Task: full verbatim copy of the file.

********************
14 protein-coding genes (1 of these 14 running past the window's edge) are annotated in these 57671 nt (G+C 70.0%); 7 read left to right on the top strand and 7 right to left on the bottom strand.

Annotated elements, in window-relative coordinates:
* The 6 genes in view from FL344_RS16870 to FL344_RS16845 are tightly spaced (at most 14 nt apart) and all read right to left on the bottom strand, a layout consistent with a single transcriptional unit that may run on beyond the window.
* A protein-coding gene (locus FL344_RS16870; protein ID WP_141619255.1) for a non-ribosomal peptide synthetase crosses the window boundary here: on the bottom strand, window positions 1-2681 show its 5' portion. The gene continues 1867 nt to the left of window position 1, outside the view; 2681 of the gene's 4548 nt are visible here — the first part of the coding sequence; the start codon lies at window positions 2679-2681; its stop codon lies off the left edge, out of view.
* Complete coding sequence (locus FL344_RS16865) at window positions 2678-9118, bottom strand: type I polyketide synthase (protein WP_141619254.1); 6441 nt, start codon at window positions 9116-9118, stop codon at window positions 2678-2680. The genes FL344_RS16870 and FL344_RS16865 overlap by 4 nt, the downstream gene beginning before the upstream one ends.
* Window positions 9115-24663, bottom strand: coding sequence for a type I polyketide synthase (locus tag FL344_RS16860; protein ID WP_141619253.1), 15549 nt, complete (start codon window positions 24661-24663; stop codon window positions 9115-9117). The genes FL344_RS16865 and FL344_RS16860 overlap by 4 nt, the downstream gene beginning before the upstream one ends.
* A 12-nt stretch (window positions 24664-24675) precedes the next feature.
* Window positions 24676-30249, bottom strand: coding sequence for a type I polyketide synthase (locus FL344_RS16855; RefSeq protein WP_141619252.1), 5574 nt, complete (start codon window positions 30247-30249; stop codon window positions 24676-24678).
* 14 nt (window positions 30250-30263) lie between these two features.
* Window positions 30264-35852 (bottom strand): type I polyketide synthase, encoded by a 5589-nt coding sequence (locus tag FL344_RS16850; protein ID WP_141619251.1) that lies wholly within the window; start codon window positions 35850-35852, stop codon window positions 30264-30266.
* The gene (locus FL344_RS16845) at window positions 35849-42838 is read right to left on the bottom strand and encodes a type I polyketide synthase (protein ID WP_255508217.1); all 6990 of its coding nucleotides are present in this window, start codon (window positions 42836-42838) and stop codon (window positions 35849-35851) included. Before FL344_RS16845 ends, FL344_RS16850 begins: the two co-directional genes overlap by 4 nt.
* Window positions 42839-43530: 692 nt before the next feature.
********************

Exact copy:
14 protein-coding genes (1 of these 14 running past the window's edge) are annotated in these 57671 nt (G+C 70.0%); 7 read left to right on the top strand and 7 right to left on the bottom strand.

Annotated elements, in window-relative coordinates:
* The 6 genes in view from FL344_RS16870 to FL344_RS16845 are tightly spaced (at most 14 nt apart) and all read right to left on the bottom strand, a layout consistent with a single transcriptional unit that may run on beyond the window.
* A protein-coding gene (locus FL344_RS16870; protein ID WP_141619255.1) for a non-ribosomal peptide synthetase crosses the window boundary here: on the bottom strand, window positions 1-2681 show its 5' portion. The gene continues 1867 nt to the left of window position 1, outside the view; 2681 of the gene's 4548 nt are visible here — the first part of the coding sequence; the start codon lies at window positions 2679-2681; its stop codon lies off the left edge, out of view.
* Complete coding sequence (locus FL344_RS16865) at window positions 2678-9118, bottom strand: type I polyketide synthase (protein WP_141619254.1); 6441 nt, start codon at window positions 9116-9118, stop codon at window positions 2678-2680. The genes FL344_RS16870 and FL344_RS16865 overlap by 4 nt, the downstream gene beginning before the upstream one ends.
* Window positions 9115-24663, bottom strand: coding sequence for a type I polyketide synthase (locus tag FL344_RS16860; protein ID WP_141619253.1), 15549 nt, complete (start codon window positions 24661-24663; stop codon window positions 9115-9117). The genes FL344_RS16865 and FL344_RS16860 overlap by 4 nt, the downstream gene beginning before the upstream one ends.
* A 12-nt stretch (window positions 24664-24675) precedes the next feature.
* Window positions 24676-30249, bottom strand: coding sequence for a type I polyketide synthase (locus FL344_RS16855; RefSeq protein WP_141619252.1), 5574 nt, complete (start codon window positions 30247-30249; stop codon window positions 24676-24678).
* 14 nt (window positions 30250-30263) lie between these two features.
* Window positions 30264-35852 (bottom strand): type I polyketide synthase, encoded by a 5589-nt coding sequence (locus tag FL344_RS16850; protein ID WP_141619251.1) that lies wholly within the window; start codon window positions 35850-35852, stop codon window positions 30264-30266.
* The gene (locus FL344_RS16845) at window positions 35849-42838 is read right to left on the bottom strand and encodes a type I polyketide synthase (protein ID WP_255508217.1); all 6990 of its coding nucleotides are present in this window, start codon (window positions 42836-42838) and stop codon (window positions 35849-35851) included. Before FL344_RS16845 ends, FL344_RS16850 begins: the two co-directional genes overlap by 4 nt.
* Window positions 42839-43530: 692 nt before the next feature.